SANAA (Reuters) - A suspected al Qaeda suicide bombing, accompanied by an attack with guns and grenades, killed 10 soldiers guarding an intelligence building in the western Yemeni city of Hodaida on Friday, security sources said.
The sources said two of the assailants were also killed.
"Gunmen believed to belong to al Qaeda attacked the main gate of the political security building with rocket-propelled grenades and machine guns after a car bomb driven by a suicide bomber attacked the back gate," one of the sources said.
Al Qaeda and Islamic State have both gained ground in Yemen, where a war has been raging for the past seven months between a Saudi-led military coalition and Houthi militiamen allied to Iran.
The militant Islamist groups view the Shi'ite Muslim Houthi movement, which controls Hodaida and much of Yemen's north, as apostates deserving death. But Islamic State has also hit out against the Arab military alliance supporting Yemen's embattled government.
In a series of suicide bombings on Oct. 6, Islamic State killed 22 people, including several troops from the United Arab Emirates, at the government headquarters in the southern port of Aden and military bases in the city.
Ground fighting and Saudi-led air strikes have killed at least 5,400 people in Yemen's multi-sided conflict, which started as a civil war among competing factions but has drawn in outside powers in a regional struggle for influence between Sunni Gulf countries and Shi'ite Iran.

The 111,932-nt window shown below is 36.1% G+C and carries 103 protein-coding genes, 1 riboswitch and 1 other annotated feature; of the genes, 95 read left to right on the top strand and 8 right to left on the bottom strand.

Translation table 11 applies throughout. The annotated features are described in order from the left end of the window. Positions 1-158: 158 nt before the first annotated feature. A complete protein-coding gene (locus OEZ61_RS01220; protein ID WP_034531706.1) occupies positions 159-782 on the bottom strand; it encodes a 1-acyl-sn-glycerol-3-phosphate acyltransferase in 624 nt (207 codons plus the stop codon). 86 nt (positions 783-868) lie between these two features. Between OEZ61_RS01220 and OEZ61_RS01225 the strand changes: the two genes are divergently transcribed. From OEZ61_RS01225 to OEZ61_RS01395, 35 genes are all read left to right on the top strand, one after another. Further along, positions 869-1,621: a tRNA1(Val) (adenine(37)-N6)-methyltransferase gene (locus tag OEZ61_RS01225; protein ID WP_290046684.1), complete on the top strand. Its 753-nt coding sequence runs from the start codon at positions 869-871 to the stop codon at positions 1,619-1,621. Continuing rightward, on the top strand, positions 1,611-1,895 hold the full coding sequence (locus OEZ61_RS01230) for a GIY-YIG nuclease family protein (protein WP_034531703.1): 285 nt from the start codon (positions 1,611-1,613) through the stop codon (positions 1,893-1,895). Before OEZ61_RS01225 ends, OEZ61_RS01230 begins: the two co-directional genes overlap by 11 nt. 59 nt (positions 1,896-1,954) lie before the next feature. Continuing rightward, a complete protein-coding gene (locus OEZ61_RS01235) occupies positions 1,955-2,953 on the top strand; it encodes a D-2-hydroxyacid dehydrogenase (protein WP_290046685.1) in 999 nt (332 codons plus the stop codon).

Jets from a Saudi-led military coalition bombed the house of Yemen's speaker of parliament on Friday, residents said, as part of a wave of attacks aimed at influential politicians.
The attack hit the residence of Yahya al-Ra'i in central Dhamar province, leaving him unscathed but killing his son.
Residents of the Houthi-controlled capital Sanaa reported around 60 coalition air strikes in the last two days on military bases and houses belonging to family members of Ali Abdullah Saleh, a former president and important ally of the Houthis.
Five civilians were killed in the bombardment of the capital on Thursday, residents said, including at least two children.
(Reporting by Mohammed Ghobari; Writing by Noah Browning; Editing by Mark Trevelyan)